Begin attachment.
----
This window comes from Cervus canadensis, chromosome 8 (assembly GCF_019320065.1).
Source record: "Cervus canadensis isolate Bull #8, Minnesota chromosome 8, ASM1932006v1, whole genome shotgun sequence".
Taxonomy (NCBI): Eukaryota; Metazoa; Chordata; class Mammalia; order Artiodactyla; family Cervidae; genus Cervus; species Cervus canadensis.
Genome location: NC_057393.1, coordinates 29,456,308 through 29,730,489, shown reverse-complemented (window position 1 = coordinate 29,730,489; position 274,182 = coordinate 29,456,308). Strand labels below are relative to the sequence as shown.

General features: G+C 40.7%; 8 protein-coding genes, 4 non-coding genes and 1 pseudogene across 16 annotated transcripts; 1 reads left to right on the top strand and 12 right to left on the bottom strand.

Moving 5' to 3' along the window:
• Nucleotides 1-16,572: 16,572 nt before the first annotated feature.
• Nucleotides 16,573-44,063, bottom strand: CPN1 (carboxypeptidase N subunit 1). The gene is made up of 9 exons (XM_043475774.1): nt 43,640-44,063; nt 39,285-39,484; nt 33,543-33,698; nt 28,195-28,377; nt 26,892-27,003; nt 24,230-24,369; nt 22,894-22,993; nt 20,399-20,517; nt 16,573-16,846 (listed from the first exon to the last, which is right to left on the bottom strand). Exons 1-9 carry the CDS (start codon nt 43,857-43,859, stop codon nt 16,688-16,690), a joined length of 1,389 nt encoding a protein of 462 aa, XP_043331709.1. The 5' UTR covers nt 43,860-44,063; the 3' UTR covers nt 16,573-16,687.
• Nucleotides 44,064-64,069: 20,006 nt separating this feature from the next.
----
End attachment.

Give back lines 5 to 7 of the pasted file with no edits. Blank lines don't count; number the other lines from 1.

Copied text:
General features: G+C 40.7%; 8 protein-coding genes, 4 non-coding genes and 1 pseudogene across 16 annotated transcripts; 1 reads left to right on the top strand and 12 right to left on the bottom strand.

Moving 5' to 3' along the window:
• Nucleotides 1-16,572: 16,572 nt before the first annotated feature.